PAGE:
Thursday, August 11, 2011

This Generation

Matthew 24:32-35 (ESV)
"From the fig tree learn its lesson: as soon as its branch becomes tender and puts out its leaves, you know that summer is near. [33] So also, when you see all these things, you know that he is near, at the very gates. [34] Truly, I say to you, this generation will not pass away until all these things take place. [35] Heaven and earth will pass away, but my words will not pass away.
“This generation” generation can have many different meanings, but generally it means a period of time encompassing that in which a person is born and dies. Jesus himself is saying this just days before his death. So if we are to interpret generation as generation, and not as age, being as the text gives us no reason to interpret as age, and not as generation, then we are left with these things happening by A.D. 100. That is saying a generation is about 70 years.
And of course they all do! The temple is destroyed, false prophets do come. What hasn’t happened is Christ has not returned on clouds with Angels to gather the elect. One could make the argument that this bit about sun and moon happened with the darkness over the land at Christ’s death, though it would in the end only be a partial fulfillment of the prophecy, just as Christ’s resurrection was a partial fulfillment of the prophecy of the resurrection of the dead in general. It is a necessary partial fulfillment that sets the stage for the full fulfillment. But that is really at the core, for the disciples, and Jews in general, the resurrection of even just one person from the dead, was an indication that the end had come. This is the heart of the gospel which is thoroughly eschatological. It for this reason that any theology that puts the end off to another time, and does not see today and yesterday and the last 2000 years of history as the end times, seeks to give a different gospel, even as it robs the gospel of the glory of the good news that it is.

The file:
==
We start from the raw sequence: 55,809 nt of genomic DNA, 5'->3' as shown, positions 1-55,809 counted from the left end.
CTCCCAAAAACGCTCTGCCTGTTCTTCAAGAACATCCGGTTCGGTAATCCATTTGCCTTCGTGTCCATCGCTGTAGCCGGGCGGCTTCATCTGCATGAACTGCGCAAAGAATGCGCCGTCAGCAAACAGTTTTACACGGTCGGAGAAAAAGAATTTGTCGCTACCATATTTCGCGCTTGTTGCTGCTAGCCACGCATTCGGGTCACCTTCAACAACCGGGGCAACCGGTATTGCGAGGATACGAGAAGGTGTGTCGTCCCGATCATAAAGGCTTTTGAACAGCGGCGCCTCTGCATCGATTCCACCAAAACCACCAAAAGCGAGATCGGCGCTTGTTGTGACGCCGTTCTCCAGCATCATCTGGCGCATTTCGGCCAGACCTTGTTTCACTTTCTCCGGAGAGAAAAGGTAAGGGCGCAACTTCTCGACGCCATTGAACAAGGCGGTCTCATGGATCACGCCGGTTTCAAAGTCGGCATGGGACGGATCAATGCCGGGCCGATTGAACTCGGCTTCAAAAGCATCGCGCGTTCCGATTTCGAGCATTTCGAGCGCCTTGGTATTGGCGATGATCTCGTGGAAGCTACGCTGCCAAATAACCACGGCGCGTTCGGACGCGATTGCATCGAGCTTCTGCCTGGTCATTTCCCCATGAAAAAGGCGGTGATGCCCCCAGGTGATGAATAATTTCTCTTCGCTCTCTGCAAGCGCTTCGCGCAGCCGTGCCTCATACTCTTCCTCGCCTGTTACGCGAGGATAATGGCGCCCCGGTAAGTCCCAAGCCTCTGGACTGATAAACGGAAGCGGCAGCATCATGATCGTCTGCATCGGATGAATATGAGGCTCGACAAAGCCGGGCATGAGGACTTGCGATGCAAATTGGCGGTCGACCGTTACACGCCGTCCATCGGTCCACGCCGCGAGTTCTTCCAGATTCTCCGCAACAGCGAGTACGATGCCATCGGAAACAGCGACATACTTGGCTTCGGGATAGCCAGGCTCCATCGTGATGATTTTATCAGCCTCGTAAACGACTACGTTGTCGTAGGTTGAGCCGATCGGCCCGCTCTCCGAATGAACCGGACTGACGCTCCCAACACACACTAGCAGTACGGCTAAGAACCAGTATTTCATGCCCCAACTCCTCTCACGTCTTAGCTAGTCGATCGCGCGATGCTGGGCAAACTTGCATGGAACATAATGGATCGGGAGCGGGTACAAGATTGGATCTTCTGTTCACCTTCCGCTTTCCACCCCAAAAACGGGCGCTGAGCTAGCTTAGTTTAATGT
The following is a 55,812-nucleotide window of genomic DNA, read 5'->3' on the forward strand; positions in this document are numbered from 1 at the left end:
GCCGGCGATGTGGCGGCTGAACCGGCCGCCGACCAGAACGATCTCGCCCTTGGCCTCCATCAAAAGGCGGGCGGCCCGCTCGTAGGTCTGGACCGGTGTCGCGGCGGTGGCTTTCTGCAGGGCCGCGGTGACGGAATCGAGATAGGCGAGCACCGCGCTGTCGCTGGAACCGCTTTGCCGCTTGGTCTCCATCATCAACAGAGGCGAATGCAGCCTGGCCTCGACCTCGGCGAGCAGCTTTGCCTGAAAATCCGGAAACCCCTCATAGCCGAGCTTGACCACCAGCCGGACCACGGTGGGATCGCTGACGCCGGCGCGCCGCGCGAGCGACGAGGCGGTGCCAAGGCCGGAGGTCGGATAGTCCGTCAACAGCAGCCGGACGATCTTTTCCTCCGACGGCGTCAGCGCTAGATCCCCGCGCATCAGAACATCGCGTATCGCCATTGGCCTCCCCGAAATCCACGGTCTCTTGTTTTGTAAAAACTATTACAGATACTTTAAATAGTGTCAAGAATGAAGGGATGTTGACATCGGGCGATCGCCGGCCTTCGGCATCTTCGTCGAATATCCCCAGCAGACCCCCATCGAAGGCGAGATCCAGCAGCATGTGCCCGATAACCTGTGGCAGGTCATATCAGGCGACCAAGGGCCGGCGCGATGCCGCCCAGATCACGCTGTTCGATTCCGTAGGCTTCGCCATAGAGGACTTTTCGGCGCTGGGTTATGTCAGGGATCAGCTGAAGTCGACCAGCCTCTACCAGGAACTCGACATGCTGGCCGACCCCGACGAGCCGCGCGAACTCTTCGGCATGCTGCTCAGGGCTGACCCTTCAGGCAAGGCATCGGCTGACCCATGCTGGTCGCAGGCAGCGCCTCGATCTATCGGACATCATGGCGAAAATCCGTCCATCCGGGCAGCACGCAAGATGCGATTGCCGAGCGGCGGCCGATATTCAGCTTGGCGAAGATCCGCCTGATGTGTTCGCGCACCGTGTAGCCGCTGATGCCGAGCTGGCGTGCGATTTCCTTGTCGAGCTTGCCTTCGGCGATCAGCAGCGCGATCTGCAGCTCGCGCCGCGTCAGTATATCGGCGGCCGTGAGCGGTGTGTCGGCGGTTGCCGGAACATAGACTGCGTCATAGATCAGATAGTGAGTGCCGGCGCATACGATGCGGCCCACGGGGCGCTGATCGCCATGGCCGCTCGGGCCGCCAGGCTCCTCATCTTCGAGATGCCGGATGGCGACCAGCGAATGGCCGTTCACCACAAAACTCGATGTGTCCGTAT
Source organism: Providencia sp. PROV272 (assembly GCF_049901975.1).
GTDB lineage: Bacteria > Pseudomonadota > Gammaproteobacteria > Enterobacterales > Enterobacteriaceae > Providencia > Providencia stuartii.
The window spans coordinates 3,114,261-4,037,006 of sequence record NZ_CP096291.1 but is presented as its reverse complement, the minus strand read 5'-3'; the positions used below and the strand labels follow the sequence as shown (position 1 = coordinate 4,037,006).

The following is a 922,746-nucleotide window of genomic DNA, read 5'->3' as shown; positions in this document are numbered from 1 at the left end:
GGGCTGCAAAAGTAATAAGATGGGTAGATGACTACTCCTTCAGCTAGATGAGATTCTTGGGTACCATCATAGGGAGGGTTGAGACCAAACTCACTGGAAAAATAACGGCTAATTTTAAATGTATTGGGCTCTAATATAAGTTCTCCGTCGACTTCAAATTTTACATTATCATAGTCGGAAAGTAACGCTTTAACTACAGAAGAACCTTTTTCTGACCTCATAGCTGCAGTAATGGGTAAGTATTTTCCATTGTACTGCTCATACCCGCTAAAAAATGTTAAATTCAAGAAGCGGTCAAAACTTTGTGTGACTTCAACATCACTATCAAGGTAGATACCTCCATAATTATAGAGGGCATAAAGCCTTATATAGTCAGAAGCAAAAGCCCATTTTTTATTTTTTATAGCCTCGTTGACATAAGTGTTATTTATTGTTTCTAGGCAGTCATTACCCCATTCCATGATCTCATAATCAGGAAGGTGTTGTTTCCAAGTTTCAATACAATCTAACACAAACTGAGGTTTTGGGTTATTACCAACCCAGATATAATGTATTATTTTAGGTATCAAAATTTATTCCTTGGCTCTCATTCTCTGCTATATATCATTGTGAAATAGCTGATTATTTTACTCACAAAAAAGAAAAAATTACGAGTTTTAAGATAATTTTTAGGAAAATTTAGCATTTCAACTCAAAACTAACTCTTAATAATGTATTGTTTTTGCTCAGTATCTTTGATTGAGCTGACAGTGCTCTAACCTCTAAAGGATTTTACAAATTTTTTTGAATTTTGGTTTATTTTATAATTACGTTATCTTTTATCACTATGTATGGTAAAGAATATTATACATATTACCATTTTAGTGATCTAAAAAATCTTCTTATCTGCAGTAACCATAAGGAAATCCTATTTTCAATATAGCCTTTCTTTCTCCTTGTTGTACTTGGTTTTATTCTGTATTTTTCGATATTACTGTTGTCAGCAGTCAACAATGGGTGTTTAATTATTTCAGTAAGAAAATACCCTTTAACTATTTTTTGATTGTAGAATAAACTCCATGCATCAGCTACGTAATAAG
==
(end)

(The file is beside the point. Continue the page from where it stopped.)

One could though, understand that Jesus speaks of the things that need to happen before he can return, and those things that happen in conjunction, simultaneously with his return. And this is the option that I go with. The sun going dark, and the moon turning to blood, the stars shaking etc, will happen directly with Christ’s return, the other things of which Christ speaks will happen within this generation, so that even that generation can expect the return of Christ.
And this is the whole program of Matthew 24, he doesn’t want you to know when he is coming back. He gives some information so that we will know what the end times will be like, so the disciples will be prepared to face those things, but not to scare people about the coming of Christ, and not to give them some code so that we can figure out when he is returning. That these things will happen in that generation does not mean that they will cease with that generation either. Of course the temple can only be destroyed once, but the false prophets, wars, rumors, etc. are on going in the history of the world, and reminders to Christians that Christ’s return is imminent!


Mary said...

I have thought that generation refers to 1) before Christ 2) after Christ. That would make only two generations.

Bror Erickson said...

The general rule of Hermeneutics is that unless the text itself gives a different interpretation of the word, or forces one, you use the generally accepted definition of the word. In this passage there is no reason to think that Jesus meant anything more by generation than the time it would take for those currently alive to expire.

Anonymous said...

Hermeneutics could be the name of a Greek god for all I care.